Because, in addition to NK lymphocytes, part of T lymphocytes also express FcRIIIA (CD16A), we sought to determine the relative contribution of each subset to the ADCC triggered by isatuximab. Accordingly, we used FACS to culture CD38hi RPMI-8226 MM cells either with donor PBMCs, or with PBMCs without NK lymphocytes (W/o NK), or with PBMCs without CD16+ve T lymphocytes (W/o T), in the presence or absence of isatuximab. Our results show that the percentage of tumor PCs remained stable in the absence of NK lymphocytes, whereas significant tumor depletion was noted in the absence of CD16+ve T lymphocytes (Fig. 3C), thus indicating that NK lymphocytes are the critical mediators of ADCC triggered by isatuximab.
Afterwards, we investigated if isatuximab also triggered ADCP by labeling MM cells with violet proliferation dye (VPD) prior culturing them with unlabeled M2-like macrophages. Thus, the intensity of VPD measured in CD11b+ve macrophages, after culture with VPD+ve MM cells and in the presence vs absence of isatuximab, would be a surrogate for ADCP. Our results show non-significant ADCP against CD38lo MM cells, but significant ADCP against CD38hi RPMI-8226 MM cells (median of 43%, P = 0.005; Fig. 3D).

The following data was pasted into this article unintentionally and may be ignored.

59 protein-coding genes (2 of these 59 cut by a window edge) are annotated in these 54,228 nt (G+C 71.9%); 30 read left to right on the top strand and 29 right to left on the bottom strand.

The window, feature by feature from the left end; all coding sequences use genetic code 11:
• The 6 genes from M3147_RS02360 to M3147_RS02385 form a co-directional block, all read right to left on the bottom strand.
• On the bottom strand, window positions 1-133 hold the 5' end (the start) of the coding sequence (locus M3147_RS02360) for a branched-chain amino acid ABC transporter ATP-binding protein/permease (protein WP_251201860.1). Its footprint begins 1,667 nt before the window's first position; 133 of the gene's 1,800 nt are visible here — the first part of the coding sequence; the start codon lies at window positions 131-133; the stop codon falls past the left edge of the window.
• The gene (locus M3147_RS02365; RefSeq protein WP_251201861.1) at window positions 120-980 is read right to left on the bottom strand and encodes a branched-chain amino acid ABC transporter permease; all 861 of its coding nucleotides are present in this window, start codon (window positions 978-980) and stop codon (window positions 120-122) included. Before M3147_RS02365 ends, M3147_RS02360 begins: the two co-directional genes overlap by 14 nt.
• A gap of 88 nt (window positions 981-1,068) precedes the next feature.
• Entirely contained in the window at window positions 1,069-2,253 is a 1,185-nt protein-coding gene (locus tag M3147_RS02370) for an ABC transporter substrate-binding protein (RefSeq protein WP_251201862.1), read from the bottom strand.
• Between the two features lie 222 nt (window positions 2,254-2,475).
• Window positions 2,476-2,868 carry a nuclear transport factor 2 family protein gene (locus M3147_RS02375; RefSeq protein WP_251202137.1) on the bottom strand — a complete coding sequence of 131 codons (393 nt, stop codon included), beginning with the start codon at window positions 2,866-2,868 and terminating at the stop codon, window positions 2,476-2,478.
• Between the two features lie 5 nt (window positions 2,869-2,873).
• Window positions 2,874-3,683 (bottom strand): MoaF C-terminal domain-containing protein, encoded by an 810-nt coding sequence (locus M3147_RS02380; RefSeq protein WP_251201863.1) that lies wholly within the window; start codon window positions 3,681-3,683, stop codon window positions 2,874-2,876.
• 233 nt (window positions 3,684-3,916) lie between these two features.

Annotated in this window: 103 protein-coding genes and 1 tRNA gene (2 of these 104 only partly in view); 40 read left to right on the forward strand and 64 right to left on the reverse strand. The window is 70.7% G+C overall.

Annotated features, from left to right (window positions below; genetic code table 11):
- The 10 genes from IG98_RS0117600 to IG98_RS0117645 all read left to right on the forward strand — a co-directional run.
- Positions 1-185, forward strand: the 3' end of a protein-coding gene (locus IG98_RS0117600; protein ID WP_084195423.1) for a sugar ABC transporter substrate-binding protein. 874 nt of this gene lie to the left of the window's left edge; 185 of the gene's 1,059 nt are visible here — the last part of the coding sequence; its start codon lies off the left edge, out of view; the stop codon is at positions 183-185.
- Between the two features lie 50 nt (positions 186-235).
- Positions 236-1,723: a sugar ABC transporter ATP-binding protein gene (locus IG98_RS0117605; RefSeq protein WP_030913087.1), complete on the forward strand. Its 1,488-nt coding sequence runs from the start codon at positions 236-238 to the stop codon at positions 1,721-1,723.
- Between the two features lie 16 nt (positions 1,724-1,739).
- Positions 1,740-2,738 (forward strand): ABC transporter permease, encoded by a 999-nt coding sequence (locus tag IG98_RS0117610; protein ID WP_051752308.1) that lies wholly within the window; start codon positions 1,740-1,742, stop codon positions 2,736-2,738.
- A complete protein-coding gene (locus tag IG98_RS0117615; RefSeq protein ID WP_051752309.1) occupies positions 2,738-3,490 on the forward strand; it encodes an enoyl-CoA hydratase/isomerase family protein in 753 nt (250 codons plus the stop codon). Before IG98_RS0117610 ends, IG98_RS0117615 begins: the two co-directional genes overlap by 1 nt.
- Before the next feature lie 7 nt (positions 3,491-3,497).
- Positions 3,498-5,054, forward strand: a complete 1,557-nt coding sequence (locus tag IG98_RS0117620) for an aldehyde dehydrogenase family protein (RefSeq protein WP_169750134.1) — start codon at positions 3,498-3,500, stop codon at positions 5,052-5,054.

To evaluate isatuximab MoA in vivo, we inoculated NOD/scid/γc−/− (NSG) mice (which are deficient in NK cells but retain phagocytic cells) with firefly luciferase-expressing MM1S cells and treated with isatuximab in the presence or absence of immune effector cells (i.e., PBMCs from healthy donors). Our results show that treatment with isatuximab significantly prolonged survival of mice in the absence and presence of immune effector cells, indicating that ADCP and ADCC were triggered in vivo by isatuximab (Fig. 3E and F).
Effect of isatuximab on other immune cells
Immune modulation triggered by daratumumab due to depletion of CD38+ve immune regulatory cells has been recently described (14, 15). Thus, we investigated whether isatuximab also depleted specific immune cell subsets by treating primary bone marrow samples from 13 patients with MM with isatuximab. As a control for the effect of isatuximab, we previously demonstrated that the drug significantly depleted tumor PCs (median of 51%; P = 0.003; Fig. 3B). Interestingly, we observed significant depletion of CD38hi B-lymphocyte precursors (median of 54%; P = 0.009), basophils (median of 26.5%; P = 0.006) and NK lymphocytes (median of 18%; P = 0.002) after treatment with isatuximab. By contrast, no differences were noted in the relative percentage of regulatory T cells (Treg), and T lymphocytes were not immune modulated after exposure to isatuximab (Supplementary Fig. S3). Other hematopoietic cells (including CD34+veCD19−ve hematopoietic progenitors, neutrophils or monocytes) were not depleted by isatuximab (Supplementary Fig. S3E and S3F).
Activation and depletion of NK lymphocytes upon treatment with isatuximab